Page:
PSC 5386 Practicum: Professional Orientation
0 unit (completion required to enter traineeship)
In this course students are oriented towards beginning practice in their traineeships as licensed professionals. The policies and procedures of the Board of Behavioral Sciences (BBS) including knowledge of the required paperwork and regulations involving training that meets BBS standards are covered. Students will gain an overview of the licensure process and their responsibilities and limitations at the Trainee level. Professional persona is addressed and a vocational component helps prepare students to apply for an interview with training sites.
PSC 5451 Substance Related Disorders & Other Addictive Behaviors
This course addresses the major substance related disorders and other addictive processes. It includes a comparative study of different diagnostic, therapeutic, and theoretical approaches to the treatment of these disorders. Additional topics include a classification of the major substances of abuse and other objects of addiction, the impact on families, the impact on society, and cultural sensitivity when working with diverse populations.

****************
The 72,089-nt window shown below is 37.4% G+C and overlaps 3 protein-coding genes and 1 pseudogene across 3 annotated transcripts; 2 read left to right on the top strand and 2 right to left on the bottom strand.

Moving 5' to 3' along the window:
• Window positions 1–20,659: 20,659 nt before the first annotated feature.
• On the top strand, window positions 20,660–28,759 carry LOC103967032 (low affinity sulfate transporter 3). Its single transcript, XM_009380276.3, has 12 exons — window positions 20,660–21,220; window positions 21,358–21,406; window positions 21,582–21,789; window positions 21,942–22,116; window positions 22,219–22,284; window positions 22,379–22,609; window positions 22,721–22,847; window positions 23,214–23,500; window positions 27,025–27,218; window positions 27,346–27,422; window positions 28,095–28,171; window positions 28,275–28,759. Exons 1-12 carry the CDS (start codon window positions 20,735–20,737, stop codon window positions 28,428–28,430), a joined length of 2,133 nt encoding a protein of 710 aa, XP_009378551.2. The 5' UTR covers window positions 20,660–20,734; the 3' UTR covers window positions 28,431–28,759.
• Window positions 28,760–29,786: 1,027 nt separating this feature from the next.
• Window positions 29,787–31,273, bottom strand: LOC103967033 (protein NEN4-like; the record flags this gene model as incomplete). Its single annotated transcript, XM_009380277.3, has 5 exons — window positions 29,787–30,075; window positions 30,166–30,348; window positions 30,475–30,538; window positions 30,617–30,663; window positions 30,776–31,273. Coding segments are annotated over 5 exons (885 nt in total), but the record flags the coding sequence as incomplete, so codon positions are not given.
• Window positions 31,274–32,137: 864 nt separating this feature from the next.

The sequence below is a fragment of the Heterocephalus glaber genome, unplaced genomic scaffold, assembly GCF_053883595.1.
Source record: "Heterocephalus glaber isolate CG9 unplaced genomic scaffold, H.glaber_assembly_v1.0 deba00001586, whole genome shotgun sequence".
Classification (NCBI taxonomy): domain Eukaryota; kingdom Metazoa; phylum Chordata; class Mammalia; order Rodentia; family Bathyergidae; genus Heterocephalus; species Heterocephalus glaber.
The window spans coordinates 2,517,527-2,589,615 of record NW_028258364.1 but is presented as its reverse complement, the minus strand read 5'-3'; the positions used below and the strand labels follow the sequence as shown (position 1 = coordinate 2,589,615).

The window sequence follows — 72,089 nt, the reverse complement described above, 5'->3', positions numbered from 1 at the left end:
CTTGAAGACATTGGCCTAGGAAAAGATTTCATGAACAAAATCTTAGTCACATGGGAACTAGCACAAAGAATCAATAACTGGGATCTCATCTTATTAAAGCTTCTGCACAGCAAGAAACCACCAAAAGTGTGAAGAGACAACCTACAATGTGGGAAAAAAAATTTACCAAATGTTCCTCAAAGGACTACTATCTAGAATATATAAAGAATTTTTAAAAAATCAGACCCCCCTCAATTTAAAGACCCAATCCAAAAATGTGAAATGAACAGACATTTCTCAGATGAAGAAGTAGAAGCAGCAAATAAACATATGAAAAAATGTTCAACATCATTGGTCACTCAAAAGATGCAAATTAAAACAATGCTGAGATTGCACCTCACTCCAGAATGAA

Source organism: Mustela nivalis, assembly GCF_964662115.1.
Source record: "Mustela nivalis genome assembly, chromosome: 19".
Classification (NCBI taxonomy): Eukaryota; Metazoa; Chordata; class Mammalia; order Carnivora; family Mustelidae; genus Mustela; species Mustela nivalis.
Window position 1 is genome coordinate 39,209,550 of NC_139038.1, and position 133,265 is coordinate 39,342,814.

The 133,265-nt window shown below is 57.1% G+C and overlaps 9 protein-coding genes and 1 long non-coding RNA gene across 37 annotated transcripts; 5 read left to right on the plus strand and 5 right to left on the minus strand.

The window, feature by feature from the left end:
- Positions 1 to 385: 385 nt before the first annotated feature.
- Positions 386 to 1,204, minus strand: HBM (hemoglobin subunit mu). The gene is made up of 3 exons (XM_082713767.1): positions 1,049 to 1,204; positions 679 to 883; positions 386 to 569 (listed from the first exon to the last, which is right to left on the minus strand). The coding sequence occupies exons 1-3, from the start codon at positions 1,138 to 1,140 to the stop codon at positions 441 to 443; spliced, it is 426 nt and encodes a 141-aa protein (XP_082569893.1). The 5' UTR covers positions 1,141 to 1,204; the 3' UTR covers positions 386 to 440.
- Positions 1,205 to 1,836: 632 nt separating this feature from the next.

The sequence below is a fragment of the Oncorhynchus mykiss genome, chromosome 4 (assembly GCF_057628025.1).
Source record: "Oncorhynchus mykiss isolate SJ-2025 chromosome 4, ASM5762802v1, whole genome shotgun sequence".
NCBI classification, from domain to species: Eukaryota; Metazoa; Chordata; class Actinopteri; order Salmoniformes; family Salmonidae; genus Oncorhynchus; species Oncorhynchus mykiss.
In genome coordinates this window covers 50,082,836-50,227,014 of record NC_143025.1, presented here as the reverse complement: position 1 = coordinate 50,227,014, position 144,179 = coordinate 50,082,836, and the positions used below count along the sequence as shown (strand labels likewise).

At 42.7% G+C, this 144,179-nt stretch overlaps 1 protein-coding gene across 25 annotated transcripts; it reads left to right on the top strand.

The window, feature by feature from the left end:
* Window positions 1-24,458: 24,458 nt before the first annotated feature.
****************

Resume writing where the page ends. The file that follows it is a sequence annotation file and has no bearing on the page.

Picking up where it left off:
PSC 5460 Psychopharmacology for Therapists
This course covers fundamentals of psychopharmacology needed to inform practitioners when referring clients for psychotropic medication consultations and in working collaboratively with psychiatrists. Students will learn the various classifications of psychotropic medications, their indications, contraindications and efficacies. Attention will be given to the diagnostic criteria for major DSM disorders that are treatable with medication, including a list of these medications, their therapeutic dosage ranges, side effects, and drug interactions